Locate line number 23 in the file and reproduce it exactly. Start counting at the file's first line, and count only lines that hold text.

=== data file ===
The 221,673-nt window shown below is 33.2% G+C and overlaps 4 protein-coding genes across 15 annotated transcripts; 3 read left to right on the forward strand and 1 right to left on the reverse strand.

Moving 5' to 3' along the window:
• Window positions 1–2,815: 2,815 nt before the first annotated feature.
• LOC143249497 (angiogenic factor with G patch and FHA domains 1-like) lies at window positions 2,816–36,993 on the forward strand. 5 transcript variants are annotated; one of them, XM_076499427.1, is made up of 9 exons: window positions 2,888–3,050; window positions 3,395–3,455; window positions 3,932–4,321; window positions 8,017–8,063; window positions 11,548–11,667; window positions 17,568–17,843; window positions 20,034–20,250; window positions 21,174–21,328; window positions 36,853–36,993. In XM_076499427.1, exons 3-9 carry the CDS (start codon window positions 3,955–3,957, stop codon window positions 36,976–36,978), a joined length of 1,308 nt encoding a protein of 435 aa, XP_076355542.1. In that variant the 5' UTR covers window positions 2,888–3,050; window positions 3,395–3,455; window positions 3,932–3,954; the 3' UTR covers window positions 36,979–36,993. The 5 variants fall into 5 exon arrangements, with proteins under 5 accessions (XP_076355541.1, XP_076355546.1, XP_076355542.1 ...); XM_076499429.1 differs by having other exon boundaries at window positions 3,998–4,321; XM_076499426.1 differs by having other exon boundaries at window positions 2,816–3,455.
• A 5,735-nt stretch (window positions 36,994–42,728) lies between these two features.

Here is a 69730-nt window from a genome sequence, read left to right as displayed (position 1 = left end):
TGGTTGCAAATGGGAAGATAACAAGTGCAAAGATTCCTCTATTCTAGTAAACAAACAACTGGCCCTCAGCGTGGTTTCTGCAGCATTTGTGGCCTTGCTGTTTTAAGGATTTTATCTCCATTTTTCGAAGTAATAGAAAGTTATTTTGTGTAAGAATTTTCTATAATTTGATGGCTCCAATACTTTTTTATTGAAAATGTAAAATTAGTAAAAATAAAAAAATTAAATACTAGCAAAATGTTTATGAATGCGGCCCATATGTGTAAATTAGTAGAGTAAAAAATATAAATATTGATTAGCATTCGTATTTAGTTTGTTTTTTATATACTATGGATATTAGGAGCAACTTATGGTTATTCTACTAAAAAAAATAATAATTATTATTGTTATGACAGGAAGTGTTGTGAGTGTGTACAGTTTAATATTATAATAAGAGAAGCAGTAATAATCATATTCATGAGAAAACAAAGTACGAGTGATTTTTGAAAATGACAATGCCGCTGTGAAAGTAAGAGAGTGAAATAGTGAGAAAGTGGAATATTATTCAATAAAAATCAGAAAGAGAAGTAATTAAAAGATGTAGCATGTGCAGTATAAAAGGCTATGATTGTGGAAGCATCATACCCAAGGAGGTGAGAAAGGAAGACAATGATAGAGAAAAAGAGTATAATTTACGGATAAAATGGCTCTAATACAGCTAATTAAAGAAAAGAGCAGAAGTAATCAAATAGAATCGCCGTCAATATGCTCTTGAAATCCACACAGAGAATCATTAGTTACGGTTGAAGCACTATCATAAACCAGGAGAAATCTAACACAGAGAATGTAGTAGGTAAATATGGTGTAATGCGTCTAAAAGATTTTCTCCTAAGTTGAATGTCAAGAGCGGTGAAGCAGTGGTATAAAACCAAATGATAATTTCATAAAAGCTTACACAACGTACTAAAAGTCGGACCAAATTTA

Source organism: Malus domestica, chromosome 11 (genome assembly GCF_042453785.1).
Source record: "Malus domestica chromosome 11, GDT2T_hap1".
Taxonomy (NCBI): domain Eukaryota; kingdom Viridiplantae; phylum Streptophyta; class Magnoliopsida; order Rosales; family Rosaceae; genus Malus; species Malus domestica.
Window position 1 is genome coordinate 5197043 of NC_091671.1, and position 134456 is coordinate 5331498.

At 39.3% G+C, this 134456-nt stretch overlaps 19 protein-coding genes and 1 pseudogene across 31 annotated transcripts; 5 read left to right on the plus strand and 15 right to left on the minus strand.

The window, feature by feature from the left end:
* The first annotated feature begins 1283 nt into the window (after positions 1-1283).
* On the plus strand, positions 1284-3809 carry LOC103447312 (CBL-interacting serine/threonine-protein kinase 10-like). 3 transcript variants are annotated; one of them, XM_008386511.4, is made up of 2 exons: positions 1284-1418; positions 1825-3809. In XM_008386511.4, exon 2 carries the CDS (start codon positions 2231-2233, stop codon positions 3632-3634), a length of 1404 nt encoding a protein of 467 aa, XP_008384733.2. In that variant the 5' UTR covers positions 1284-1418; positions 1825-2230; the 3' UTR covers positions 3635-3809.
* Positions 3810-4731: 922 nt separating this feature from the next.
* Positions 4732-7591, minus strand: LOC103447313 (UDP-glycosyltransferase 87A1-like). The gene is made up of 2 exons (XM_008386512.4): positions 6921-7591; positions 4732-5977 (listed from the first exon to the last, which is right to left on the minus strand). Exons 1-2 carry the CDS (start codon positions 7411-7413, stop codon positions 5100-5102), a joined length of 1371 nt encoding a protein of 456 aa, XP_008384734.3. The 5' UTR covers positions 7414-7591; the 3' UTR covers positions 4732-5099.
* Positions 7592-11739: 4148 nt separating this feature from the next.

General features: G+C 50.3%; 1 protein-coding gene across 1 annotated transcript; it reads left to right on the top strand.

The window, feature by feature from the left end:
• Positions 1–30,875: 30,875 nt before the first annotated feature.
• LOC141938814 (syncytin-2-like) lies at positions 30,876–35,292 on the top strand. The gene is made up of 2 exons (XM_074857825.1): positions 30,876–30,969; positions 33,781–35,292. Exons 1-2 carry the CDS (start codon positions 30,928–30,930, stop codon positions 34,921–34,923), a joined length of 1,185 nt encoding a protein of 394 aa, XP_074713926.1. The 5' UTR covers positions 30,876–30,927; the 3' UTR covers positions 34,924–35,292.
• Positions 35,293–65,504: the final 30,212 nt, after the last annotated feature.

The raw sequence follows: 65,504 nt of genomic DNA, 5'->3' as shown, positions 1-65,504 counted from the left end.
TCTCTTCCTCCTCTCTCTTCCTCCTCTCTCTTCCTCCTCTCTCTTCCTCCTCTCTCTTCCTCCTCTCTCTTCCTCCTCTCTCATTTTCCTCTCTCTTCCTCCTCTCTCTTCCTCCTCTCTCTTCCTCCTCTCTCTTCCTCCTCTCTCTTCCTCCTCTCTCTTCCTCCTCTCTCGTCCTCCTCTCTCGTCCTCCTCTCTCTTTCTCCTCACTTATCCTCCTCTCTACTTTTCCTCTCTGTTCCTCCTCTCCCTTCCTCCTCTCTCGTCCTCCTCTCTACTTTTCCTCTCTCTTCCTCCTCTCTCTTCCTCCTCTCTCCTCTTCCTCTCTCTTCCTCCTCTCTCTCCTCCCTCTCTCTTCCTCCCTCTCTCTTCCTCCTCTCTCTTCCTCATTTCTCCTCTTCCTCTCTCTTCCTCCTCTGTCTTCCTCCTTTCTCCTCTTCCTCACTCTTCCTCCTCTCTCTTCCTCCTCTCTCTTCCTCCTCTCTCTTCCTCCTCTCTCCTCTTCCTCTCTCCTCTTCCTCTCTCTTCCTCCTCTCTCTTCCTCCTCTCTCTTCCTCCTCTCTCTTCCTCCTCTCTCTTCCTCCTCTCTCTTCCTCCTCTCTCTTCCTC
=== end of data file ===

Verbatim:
• Positions 35,293–65,504: the final 30,212 nt, after the last annotated feature.